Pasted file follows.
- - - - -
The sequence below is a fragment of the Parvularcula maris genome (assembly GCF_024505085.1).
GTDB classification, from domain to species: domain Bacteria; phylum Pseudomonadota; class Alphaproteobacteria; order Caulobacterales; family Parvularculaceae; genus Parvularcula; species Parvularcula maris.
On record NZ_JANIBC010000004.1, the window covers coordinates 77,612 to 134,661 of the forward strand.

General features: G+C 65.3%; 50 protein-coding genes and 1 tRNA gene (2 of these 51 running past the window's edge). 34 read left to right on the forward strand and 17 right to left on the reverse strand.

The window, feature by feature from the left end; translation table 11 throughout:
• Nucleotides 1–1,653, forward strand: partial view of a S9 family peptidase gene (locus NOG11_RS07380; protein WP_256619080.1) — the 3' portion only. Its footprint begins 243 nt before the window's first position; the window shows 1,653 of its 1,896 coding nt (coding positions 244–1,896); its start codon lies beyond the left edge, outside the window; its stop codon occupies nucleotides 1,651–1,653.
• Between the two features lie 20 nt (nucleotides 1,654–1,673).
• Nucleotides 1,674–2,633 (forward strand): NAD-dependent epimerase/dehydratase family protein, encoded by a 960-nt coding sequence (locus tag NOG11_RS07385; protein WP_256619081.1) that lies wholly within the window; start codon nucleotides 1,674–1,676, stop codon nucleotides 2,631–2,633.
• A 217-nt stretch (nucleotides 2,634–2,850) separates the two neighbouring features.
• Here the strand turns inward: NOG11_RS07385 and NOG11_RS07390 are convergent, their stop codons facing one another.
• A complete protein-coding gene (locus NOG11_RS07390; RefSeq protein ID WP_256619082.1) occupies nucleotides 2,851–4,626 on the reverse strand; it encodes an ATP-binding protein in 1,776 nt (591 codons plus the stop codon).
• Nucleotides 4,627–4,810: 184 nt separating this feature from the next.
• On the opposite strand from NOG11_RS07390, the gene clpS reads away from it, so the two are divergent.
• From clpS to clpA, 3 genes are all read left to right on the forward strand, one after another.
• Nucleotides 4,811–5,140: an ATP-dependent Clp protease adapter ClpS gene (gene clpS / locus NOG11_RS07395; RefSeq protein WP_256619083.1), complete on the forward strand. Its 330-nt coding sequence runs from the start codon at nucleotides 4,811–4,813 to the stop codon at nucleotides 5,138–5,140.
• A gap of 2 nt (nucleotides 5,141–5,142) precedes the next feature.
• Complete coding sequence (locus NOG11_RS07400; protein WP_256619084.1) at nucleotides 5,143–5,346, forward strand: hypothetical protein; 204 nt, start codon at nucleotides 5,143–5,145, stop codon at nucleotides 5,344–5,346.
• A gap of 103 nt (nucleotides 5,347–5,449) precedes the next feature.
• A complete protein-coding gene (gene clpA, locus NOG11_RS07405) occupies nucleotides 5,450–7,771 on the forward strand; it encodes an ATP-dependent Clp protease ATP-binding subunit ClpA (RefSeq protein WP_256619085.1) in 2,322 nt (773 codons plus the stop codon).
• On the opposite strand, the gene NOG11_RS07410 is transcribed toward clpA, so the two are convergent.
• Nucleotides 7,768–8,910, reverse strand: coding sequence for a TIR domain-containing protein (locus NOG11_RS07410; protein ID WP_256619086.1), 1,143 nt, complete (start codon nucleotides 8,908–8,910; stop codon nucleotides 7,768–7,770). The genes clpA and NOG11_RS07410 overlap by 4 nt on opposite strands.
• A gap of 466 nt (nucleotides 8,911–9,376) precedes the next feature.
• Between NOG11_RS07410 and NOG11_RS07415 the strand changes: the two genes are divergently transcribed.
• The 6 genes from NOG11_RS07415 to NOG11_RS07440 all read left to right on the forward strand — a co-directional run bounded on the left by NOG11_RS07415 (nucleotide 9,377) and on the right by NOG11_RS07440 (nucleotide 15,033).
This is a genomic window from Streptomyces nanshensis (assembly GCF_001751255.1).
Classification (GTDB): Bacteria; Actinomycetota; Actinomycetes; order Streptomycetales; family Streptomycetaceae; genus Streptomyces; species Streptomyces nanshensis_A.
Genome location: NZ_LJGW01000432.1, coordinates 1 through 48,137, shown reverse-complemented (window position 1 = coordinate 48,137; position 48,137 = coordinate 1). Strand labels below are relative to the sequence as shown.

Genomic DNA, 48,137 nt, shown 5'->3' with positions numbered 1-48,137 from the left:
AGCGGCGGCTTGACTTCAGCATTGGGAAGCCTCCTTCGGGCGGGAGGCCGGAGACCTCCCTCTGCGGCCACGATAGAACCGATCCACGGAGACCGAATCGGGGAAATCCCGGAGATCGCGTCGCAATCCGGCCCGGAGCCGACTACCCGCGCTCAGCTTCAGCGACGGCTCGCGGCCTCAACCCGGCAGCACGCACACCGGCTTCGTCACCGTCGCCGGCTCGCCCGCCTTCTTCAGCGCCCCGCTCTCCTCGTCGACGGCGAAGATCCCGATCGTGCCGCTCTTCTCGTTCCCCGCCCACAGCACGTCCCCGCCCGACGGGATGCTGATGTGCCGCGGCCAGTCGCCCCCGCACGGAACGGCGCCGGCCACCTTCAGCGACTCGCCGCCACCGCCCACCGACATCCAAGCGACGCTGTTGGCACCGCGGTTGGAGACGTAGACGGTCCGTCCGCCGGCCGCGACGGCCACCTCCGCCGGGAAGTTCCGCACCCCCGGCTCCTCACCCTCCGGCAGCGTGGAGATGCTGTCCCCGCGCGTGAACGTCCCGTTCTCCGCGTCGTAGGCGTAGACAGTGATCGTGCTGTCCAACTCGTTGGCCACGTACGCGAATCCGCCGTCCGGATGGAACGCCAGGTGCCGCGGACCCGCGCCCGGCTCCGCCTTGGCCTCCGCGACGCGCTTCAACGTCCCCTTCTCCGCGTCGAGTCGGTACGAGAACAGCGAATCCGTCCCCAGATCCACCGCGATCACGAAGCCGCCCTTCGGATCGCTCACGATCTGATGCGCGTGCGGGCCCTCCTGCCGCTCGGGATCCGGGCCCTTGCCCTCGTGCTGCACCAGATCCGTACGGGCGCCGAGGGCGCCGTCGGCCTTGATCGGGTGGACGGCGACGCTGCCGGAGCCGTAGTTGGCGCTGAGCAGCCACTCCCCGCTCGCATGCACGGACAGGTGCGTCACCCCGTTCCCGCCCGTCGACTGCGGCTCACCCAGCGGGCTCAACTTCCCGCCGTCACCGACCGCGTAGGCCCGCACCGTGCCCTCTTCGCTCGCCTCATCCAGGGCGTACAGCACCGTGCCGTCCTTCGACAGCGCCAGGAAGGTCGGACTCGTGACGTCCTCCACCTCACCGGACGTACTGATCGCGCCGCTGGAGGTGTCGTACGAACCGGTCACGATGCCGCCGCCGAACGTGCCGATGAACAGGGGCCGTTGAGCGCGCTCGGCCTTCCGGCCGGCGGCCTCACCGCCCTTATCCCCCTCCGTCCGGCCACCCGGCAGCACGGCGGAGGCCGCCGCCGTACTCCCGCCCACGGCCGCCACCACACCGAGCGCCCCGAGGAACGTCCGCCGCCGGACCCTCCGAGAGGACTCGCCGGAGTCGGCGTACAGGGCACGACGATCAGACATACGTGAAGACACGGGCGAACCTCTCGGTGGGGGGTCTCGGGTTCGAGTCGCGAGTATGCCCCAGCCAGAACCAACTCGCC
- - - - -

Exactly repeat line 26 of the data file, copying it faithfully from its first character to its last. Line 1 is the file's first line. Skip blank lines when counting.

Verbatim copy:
Classification (GTDB): Bacteria; Actinomycetota; Actinomycetes; order Streptomycetales; family Streptomycetaceae; genus Streptomyces; species Streptomyces nanshensis_A.